Steve Bell is the author of Lean Enterprise Systems: Using IT for Continuous Improvement (Wiley, 2006) and co-author of Lean IT: Enabling and Sustaining Your Lean Transformation (Productivity Press, 2010) which received the 2011 Shingo Prize for Research and Professional Publication. He is preparing to publish his next book, Enterprise Agility: Integrating Lean Business-IT Value Streams (Productivity Press) in 2012. He is the founder of Lean IT Strategies, a lean leadership coaching firm.
In Part One of this series we explored the chronic challenge of Business-IT alignment, and pondered why most organizations have been unable to solve it. As I write Part Two, I’m on a flight returning from Paris France, from the first Lean IT Summit, hosted by the Institut Lean France, with support from the Lean Enterprise Institute and its Lean Global Network affiliates. Attendees from twenty countries came to learn from presenters, and from the case studies of Google, Wells Fargo Bank, Microsoft, the Nokia Siemens Network, IBM, BBC, SAP’s internal infrastructure organization supporting 30,000 developers worldwide, and more.
In the opening keynote, Dan Jones (co-author of Lean Thinking and other seminal lean texts) shared lessons learned from the introduction of lean into other industry sectors beyond manufacturing. In particular he addressed healthcare, and concluded that the only way to drive out waste and improve outcomes is to “see the whole,” looking at the broad patterns and relationships, emphasizing speed and flow through the entire system. Clearly the same approach is needed when addressing the challenges of IT, Jones concluded.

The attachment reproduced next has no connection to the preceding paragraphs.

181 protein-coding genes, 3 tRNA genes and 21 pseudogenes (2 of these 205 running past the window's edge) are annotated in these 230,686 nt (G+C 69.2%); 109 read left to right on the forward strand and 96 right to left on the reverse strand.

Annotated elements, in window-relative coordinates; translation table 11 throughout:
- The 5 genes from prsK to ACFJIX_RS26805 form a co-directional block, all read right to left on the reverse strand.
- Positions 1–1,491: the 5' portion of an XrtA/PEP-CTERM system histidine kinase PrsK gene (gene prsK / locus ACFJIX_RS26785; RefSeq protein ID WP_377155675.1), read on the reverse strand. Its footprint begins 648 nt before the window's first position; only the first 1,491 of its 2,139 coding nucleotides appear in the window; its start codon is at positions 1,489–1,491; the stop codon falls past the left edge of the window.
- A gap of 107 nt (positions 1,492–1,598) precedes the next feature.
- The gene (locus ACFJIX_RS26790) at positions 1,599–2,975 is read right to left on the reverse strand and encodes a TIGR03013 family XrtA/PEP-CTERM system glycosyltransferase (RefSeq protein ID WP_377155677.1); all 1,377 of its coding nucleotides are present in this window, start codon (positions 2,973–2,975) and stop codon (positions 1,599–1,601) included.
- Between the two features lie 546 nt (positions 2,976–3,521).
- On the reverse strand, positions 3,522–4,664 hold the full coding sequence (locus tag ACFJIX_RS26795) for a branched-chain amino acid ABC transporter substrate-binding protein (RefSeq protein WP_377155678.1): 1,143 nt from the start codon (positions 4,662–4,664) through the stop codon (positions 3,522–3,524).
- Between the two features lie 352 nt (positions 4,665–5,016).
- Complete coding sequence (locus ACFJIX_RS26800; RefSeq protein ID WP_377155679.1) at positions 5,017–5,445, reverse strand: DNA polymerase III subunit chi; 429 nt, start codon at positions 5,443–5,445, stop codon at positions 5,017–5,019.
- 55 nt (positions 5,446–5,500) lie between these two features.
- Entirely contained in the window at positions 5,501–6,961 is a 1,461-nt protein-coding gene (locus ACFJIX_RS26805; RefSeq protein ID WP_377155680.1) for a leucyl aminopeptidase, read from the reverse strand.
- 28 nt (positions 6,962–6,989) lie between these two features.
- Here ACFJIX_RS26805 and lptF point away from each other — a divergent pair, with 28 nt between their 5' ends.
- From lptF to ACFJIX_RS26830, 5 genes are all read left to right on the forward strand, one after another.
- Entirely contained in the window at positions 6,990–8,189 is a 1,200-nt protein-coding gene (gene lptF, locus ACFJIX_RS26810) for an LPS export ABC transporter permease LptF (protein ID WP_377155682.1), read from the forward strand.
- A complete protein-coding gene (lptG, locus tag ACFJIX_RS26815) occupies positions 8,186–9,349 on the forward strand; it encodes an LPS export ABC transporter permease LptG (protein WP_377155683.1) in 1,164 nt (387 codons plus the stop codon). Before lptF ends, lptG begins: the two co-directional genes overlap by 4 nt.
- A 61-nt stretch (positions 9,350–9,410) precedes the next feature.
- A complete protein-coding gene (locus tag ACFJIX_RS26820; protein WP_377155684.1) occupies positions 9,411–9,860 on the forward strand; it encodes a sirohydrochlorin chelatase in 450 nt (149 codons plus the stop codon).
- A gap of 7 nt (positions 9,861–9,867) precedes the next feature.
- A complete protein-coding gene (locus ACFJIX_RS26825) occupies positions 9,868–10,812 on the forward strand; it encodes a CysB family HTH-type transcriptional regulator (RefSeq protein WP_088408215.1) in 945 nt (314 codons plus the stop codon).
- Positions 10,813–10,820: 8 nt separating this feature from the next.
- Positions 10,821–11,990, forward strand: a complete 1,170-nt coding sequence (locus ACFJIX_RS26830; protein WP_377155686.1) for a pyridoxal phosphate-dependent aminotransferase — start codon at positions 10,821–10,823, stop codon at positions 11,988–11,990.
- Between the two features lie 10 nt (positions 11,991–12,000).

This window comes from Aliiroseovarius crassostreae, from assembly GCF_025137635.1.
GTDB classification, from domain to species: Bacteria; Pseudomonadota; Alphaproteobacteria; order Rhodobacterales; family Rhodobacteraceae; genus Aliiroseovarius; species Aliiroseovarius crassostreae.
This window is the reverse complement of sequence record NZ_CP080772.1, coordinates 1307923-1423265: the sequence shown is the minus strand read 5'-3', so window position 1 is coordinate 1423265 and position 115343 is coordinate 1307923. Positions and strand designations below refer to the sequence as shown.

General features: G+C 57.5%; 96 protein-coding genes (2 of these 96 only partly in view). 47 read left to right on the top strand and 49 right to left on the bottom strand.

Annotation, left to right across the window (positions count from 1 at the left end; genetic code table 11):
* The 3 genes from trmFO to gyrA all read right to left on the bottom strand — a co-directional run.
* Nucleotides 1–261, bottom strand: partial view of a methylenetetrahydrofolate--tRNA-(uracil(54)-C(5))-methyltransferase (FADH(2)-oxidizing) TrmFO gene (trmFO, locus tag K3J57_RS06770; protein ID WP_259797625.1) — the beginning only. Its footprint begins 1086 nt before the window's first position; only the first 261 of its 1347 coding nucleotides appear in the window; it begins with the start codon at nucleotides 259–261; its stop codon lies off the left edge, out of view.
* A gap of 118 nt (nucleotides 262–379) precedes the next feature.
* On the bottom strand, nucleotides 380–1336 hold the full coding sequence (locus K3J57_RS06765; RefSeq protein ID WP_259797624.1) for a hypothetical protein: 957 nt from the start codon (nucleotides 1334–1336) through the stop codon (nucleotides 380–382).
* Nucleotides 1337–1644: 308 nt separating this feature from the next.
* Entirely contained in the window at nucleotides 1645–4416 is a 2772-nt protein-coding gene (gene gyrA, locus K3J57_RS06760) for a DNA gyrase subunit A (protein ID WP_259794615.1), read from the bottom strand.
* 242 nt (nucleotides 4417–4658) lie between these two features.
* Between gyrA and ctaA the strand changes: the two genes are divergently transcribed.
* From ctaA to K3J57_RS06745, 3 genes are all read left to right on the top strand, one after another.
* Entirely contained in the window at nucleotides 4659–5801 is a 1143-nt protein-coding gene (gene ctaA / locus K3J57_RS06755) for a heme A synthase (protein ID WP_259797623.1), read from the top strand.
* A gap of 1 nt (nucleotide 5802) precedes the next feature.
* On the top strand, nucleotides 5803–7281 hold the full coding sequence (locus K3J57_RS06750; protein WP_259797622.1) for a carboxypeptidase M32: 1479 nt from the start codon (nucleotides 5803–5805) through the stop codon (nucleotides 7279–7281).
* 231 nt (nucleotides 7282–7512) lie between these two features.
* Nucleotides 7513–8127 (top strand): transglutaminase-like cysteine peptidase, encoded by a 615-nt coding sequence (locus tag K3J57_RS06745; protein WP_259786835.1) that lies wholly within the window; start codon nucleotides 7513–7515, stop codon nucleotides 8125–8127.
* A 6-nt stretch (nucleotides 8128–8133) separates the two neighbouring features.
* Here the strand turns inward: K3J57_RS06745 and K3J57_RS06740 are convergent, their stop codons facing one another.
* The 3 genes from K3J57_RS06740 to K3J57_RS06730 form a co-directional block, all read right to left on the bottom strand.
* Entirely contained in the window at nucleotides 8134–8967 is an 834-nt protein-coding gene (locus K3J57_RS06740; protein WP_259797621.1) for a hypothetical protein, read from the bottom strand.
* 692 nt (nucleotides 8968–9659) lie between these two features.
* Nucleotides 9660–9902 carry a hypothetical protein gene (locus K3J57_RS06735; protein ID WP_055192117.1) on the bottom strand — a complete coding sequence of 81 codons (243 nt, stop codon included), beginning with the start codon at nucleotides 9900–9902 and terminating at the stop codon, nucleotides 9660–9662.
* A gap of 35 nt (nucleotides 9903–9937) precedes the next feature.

The challenges facing IT are not new, nor are they as unique as we may think. In fact, most CIOs will agree that this “aligning business and IT” conversation has been going on for their entire career. What we need is a holistic framework that addresses systemic and cultural transformation — guidance on how business and IT can align. That framework may be found within the principles of lean, which have proven effective across many industries.
To begin, we grasp the situation. For business leaders to sit down with their IT counterparts, it’s helpful to understand the obstacles from their point of view. So let’s consider, from the IT perspective, four fundamental factors that contribute to the chronic challenge of Business-IT alignment:
(1) Waste (muda): Since IT is knowledge work, waste is not as tangible or visible as it is in a factory, but it is clearly pervasive, and it gets in the way of good people doing quality work. Many processes are simply “designed to fail,” and heroic efforts only mitigate the short term consequences while creating long term fatigue. So we must enable our people to find and eliminate waste, thereby freeing up more time to do quality work and get closer to the customer.
Most attention in lean literature is directed to eliminating waste. But leadership must address two higher order obstacles so that workers have an opportunity to invest in eliminating waste. These obstacles are unnecessary variation (mura) which leads to overburden (muri).